Site Search:
 
TEFL International Supports Dave's ESL Cafe
TEFL Courses, TESOL Course, English Teaching Jobs - TEFL International
Job Discussion Forums Forum Index Job Discussion Forums
"The Internet's Meeting Place for ESL/EFL Students and Teachers from Around the World!"
 
 FAQFAQ   SearchSearch   MemberlistMemberlist   UsergroupsUsergroups   RegisterRegister 
 ProfileProfile   Log in to check your private messagesLog in to check your private messages   Log inLog in 

grad school: how necessary is it to seek a top school?

 
Post new topic   Reply to topic    Job Discussion Forums Forum Index -> General Discussion
View previous topic :: View next topic  
Author Message
Mike E



Joined: 06 Oct 2011
Posts: 105

PostPosted: Thu Feb 07, 2013 7:46 pm    Post subject: grad school: how necessary is it to seek a top school? Reply with quote

When looking into schools near me with ESL Masters programs, many of them are not schools that have particular reputations (at least that I'm aware of).

Insofar as I can, I want to judge a program on the quality of the education. I also have to take money into account. But here is my question: In my career, will it ultimately matter if I got an MA TESOL from a well known school or got a similar MA from a not well known school? Does the name recognition of the school wind up playing a big role in your job hunt?


This is my experience in the field so far: I volunteer taught part time for a year in Minneapolis, then went through a 140-hour Advanced CTESOL program in San Francisco, then taught Oral English for a year at a Chinese university. My eventual goal is to teach and work with immigrants in America.
Back to top
View user's profile Send private message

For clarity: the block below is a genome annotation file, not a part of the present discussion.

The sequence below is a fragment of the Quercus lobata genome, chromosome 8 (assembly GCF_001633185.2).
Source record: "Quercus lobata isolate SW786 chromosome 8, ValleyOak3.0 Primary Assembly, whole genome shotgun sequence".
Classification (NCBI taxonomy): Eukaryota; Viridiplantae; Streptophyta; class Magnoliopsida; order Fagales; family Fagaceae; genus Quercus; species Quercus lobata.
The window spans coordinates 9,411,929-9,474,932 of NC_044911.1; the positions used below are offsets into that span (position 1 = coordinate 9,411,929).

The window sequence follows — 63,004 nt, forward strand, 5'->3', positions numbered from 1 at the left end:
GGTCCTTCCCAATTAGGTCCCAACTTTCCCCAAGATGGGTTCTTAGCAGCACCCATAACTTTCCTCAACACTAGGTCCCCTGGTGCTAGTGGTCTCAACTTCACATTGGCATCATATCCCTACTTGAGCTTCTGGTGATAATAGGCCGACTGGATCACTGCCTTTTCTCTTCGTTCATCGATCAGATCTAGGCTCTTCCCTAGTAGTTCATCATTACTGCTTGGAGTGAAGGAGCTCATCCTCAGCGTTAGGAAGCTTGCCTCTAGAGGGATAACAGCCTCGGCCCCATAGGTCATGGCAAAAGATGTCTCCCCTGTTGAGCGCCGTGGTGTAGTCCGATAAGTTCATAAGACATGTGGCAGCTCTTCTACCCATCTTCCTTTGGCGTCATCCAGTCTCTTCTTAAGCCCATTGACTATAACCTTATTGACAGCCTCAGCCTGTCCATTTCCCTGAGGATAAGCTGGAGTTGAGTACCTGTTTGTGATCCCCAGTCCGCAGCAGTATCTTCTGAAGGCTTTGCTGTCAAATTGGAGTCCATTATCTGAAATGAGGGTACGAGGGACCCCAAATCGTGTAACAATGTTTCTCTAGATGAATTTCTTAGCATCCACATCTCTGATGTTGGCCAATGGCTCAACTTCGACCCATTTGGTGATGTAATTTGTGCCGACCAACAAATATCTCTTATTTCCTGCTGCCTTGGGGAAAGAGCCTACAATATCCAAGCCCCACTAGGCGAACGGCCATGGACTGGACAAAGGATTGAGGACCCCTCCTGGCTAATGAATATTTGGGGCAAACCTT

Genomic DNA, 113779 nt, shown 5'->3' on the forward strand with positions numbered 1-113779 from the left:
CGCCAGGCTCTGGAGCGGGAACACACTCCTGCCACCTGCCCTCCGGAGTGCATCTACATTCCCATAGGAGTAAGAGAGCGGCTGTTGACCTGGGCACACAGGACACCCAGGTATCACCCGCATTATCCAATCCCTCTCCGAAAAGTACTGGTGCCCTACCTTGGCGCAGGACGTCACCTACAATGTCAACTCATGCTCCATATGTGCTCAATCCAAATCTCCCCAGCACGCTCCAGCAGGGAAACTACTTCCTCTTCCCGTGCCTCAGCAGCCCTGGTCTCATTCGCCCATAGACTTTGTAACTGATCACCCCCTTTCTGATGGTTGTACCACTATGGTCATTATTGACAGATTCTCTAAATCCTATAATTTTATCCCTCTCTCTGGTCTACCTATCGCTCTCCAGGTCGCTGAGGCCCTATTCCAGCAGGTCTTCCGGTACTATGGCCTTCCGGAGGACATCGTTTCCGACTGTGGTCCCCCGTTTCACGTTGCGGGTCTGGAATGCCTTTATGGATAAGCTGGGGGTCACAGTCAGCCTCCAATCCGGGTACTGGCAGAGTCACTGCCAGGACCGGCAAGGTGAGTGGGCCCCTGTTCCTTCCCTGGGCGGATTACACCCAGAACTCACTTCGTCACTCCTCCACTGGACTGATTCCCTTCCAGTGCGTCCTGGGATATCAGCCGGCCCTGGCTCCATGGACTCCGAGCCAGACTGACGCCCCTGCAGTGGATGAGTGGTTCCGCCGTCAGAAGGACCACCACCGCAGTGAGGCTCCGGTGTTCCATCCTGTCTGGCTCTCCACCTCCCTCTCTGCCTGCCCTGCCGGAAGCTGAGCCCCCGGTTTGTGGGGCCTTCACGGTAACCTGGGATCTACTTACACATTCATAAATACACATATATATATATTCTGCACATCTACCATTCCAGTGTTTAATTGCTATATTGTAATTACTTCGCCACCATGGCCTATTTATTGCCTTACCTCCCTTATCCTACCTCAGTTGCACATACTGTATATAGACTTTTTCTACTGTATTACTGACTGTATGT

nomad soul



Joined: 31 Jan 2010
Posts: 3840
Location: Terra firma

PostPosted: Thu Feb 07, 2013 8:44 pm    Post subject: Re: grad school: how necessary is it to seek a top school? Reply with quote

Mike E wrote:
In my career, will it ultimately matter if I got an MA TESOL from a well known school or got a similar MA from a not well known school? Does the name recognition of the school wind up playing a big role in your job hunt?

My eventual goal is to teach and work with immigrants in America.

No, it doesn't matter as long as the degree program is through a regionally-accredited university, such as a state uni (assuming you expect to attend a uni in the US). In addition to fitting your budget, make sure the courses suit your career needs and goals as well. Although you already have a TEFL cert, I also suggest your MA program include a teaching practicum; you could possibly do your supervised practice teaching with immigrants. By the way, there's a thread related to this topic: http://forums.eslcafe.com/job/viewtopic.php?t=95138.
Back to top
View user's profile Send private message
Mike E



Joined: 06 Oct 2011
Posts: 105

PostPosted: Thu Feb 07, 2013 9:59 pm    Post subject: Reply with quote

Oh, indeed there is. Thanks for pointing it out.
Back to top
View user's profile Send private message
GambateBingBangBOOM



Joined: 04 Nov 2003
Posts: 1892
Location: Japan

PostPosted: Fri Feb 08, 2013 2:27 pm    Post subject: Reply with quote

Since your end goal is to work with immigrants in the US, then it may be important. "Top schools" seems to be a US thing (Plus people who went to Cambridge or Oxford, I guess). "Well-known" seems to be more along the lines of how people from other countries think about it- and it can be based on program rather than entire university, and it can change according to who is in charge of the program, whether the particular slant of the program happens to be trendy or not, etc.